"We're hoping to feed them and give them some spiritual food," said Rob Cain, the school's athletic director and campus pastor.
Lisa Thompson, 37, her fiance and her daughter came to the service because they don't know if their church, College Hill Baptist Church, survived. They haven't made it past the police checkpoints that have sealed off the area.
"My faith is stronger now than ever," she said. "I know God will test you, but it can't be nothing but stronger."
Thompson, whose home in a different part of Tuscaloosa was destroyed by the tornado, said she has found strength in the help that her family has received from volunteers who flocked to the city after the storm. She hoped to volunteer her own time at the school.
"I had to do something," she said. "How can I not? We're still here."
The stained glass window depicting Jesus Christ stands at the edge of a tent, as Dan Davis of Smithville, Miss. cries in his vehicle during services at the destroyed Smithville Baptist Church in Smithville, Miss., Sunday, May 1, 2011. The stained glass pane was one of the few items that emerged undamaged from the storm. (AP Photo/Rogelio V. Solis)
Disaster-relief groups from various denominations were quick to arrive in shattered neighborhoods. For Muhammed, the first volunteer who emerged was Dustin Casey from Southern Baptist Disaster Relief.
Muhammed, 61, was full of worries: Were the power lines strewn around the neighborhood live? Can the federal government help her? She told Casey she hoped she wasn't going insane.
"I haven't slept since April 27th," she said.
Casey assured her that her reaction was normal for the circumstances.
"There is hope," Casey said. "One day at a time is what you're going to have to do. This is a life-changing experience."
Muhammed said she had no job or insurance for her house: "For me to start all over, it would be like me being a hobo."
Casey suggested they pray, and Muhammed agreed. Casey thanked God for sparing her life and prayed she would be given hope and see "there is a light at the end of the tunnel."
"Amen," Muhammed said.
Poplar Springs Baptist Church in Ringgold, Ga., has been transformed into an informal help center, dispatching volunteer chainsaw crews to saw down trees, handing out bottled water and feeding people who are without food and electricity.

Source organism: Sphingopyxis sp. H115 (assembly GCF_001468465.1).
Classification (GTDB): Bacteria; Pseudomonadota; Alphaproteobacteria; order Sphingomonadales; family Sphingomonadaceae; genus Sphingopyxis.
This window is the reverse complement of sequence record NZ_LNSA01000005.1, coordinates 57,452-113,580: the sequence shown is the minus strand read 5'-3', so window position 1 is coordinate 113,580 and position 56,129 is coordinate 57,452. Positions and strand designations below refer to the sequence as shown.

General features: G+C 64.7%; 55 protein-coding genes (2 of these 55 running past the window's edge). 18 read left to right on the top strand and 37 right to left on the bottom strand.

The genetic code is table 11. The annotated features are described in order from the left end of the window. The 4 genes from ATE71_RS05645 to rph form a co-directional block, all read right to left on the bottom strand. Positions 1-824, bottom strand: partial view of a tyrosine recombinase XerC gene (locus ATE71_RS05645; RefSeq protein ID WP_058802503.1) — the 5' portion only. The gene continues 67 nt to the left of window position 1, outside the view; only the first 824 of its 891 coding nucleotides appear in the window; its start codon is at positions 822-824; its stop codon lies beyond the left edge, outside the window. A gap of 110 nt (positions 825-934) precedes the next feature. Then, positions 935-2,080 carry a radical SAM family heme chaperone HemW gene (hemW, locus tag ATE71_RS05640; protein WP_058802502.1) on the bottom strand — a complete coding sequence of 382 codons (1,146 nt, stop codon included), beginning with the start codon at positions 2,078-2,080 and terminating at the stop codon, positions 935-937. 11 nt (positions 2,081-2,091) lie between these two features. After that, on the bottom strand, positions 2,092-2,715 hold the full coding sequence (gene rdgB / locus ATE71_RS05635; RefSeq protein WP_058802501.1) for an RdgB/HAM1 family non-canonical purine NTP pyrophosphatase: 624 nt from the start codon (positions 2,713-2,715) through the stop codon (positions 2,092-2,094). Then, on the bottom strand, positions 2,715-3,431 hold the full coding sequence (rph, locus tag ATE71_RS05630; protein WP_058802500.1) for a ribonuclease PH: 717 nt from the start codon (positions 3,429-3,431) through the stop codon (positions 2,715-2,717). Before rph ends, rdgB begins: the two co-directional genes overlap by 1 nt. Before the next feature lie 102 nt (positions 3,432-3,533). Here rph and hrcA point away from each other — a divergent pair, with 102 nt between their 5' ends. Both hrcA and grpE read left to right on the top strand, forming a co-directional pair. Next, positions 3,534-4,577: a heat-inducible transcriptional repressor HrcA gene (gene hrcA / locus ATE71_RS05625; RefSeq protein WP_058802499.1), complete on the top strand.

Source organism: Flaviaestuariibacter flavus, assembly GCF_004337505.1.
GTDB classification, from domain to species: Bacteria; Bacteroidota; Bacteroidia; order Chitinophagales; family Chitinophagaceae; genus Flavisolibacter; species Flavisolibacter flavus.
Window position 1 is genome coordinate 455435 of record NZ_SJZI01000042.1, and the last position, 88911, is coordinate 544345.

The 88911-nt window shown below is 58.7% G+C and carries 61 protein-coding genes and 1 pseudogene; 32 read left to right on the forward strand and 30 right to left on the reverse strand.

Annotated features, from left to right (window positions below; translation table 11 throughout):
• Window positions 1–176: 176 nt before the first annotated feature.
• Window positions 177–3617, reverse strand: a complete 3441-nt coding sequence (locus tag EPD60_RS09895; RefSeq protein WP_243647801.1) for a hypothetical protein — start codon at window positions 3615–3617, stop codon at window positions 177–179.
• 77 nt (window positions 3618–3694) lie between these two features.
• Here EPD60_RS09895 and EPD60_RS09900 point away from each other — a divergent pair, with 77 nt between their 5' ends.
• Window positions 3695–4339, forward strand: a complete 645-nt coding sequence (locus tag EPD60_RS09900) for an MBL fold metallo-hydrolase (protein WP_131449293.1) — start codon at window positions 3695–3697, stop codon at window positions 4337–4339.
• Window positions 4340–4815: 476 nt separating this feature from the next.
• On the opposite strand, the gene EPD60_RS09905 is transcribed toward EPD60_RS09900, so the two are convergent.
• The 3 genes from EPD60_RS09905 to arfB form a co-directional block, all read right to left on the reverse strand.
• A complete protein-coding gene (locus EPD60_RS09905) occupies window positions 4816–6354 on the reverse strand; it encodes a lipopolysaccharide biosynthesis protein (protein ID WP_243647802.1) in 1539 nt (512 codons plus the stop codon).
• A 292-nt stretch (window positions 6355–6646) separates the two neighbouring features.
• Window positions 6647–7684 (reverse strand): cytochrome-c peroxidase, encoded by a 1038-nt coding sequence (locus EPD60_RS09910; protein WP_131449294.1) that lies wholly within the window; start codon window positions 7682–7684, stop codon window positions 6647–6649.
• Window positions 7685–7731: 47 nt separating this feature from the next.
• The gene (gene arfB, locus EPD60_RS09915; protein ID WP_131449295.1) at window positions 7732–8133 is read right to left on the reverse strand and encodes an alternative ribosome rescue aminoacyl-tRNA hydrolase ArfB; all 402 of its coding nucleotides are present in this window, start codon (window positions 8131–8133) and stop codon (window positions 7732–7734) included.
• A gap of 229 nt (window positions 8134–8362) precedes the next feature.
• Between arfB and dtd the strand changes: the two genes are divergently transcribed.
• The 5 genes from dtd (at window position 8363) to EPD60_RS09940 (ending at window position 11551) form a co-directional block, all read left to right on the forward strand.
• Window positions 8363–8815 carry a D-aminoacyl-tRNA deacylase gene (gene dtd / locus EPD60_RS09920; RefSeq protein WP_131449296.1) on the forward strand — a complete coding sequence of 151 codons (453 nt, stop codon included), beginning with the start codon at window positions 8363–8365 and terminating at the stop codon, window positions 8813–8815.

Pastor Chris Petty said church members started to understand the destruction as they sent members to assist widows in the congregation after the storm.
"We just showed up at the church and started putting things together and sending people out and saying, `What do you need?"' said Petty, who had just guided a tractor-trailer carrying bottled water into the church parking lot.
In Cordova, Ala., about 40 people gathered Saturday around the wrecked Cordova Church of God trying to repair enough of the building to hold Sunday services.
Most of the roof was shorn off by the twister, and a gaping hole let sunshine through the ceiling of the modest sanctuary. Volunteers sat in the pews quietly watching a worker try to patch up the hole. Others swept up debris and covered the roof with tarps.
When the storm approached, the reverend's family gathered neighbors and took refuge in a church hallway. The pastor tried to alert the four families who lived in nearby trailer homes by blaring his car horn.
"You could hear crackling as the roof came off the kitchen," said Gail Witmer, the reverend's wife.
At the edge of town, the storm punched a hole through a mural of the local high school's "blue devil" mascot. A mural of the U.S. flag was spared.
"Everybody in town is talking about that," said Rachel Mitchell, a 19-year-old college student who grew up in Cordova.
In Rainsville, smashed masonry littered the parking lot of Victory Baptist Church. In the wreckage was an unbroken mirror with a picture of Jesus praying in the garden of Gethsemane. In the debris-littered sanctuary, a large sign with the church's Articles of Faith was also untouched.
Deacon Calvin Thomas said leaders of the Victory Baptist Church were still searching for a place to hold Sunday services. He believed the storm would strengthen members' faith.
"You might say, `Where was God in all of this?' But I think he's still providing protection. God didn't kill those people. The storm did. He preserves lives."
"I do have questions about why some people were taken, but those are questions I can't answer." he said. "I just know we're all in God's hands."